Amazon Robot Can Fire Employees Who Are Not Up to Snuff

Comments

1

"If we base our ideas of emancipation on those of a machine, rather than a machine that knows it is such (and therefore can be truly something else, because it knows culture—the source of its robotization—is plastic), we will not get far."

Must we leave our Reptilian Minds behind, too?
I'm pretty okay with that.

2

Charles, of course you are compensated for your work. Did you think Supermarkets have giant margins? There's no such thing a free bagged groceries under capitalism.

3

Today in "What Will Crash the Stock Market (And End Capitalism, This Time I Promise) with Charles Mudede:

Charlie imagines he is a distinguished primatologist, and the year is 1927.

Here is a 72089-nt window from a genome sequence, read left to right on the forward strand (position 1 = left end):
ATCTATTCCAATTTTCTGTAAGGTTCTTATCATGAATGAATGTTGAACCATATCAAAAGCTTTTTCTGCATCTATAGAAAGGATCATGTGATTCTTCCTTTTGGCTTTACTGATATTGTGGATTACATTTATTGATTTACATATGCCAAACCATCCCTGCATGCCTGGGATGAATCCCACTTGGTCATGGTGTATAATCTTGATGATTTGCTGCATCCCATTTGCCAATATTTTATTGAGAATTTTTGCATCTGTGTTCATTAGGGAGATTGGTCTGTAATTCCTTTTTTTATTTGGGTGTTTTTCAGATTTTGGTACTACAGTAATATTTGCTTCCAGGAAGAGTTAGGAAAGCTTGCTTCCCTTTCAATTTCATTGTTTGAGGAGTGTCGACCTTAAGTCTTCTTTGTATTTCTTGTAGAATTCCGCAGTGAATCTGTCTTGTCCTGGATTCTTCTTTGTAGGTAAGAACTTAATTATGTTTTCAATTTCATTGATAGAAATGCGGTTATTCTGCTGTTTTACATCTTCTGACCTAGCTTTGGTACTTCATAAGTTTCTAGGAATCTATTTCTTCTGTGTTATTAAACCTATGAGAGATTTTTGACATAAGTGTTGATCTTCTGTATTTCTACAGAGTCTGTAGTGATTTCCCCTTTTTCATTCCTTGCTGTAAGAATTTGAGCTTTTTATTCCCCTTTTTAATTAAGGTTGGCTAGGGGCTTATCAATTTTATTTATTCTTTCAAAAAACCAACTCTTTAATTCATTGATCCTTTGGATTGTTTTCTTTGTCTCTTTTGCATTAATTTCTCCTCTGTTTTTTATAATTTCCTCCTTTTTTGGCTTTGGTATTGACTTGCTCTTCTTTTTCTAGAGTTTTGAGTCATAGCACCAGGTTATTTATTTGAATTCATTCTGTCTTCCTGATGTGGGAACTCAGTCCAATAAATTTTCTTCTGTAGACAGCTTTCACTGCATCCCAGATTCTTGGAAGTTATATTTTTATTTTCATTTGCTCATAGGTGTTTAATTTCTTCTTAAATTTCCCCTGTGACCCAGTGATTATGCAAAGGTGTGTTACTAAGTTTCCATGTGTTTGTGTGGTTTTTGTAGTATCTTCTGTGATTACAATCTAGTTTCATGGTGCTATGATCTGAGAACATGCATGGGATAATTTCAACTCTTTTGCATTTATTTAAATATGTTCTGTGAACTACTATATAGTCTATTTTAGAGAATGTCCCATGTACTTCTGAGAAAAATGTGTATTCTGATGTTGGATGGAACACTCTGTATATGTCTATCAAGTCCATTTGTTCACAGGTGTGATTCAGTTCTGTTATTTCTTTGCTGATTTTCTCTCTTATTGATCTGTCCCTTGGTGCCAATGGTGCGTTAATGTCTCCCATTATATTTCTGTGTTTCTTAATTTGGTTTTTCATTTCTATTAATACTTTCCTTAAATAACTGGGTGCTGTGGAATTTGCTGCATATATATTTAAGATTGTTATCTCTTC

4

I'm not sure about the first part, but I can well believe it's 1927. The roaring twenties can only last so long.

5

@4 patL: Only this time, the crash will be infinitely worse than on Black Tuesday, October 29, 1929.

6

@4 patL: What I find particularly depressing is that the American people should have kept FDR's healthy economy with its safety nets , checks, and balances intact these past four decades. Everything has gone shamefully downhill since Ronald Ray-Gun's "voo-doo economics" and deregulation.

7

@6 how's that now? Poor families might be relatively poorer, but they're significantly better off then they were in 1980, when I was born. The floor has risen significantly.

8

@7 - Not to mention the seventies. High inflation + high interest rates. It was called the misery index. It even drove a Republican president to institute wage and price controls. It's important to remember our history accurately.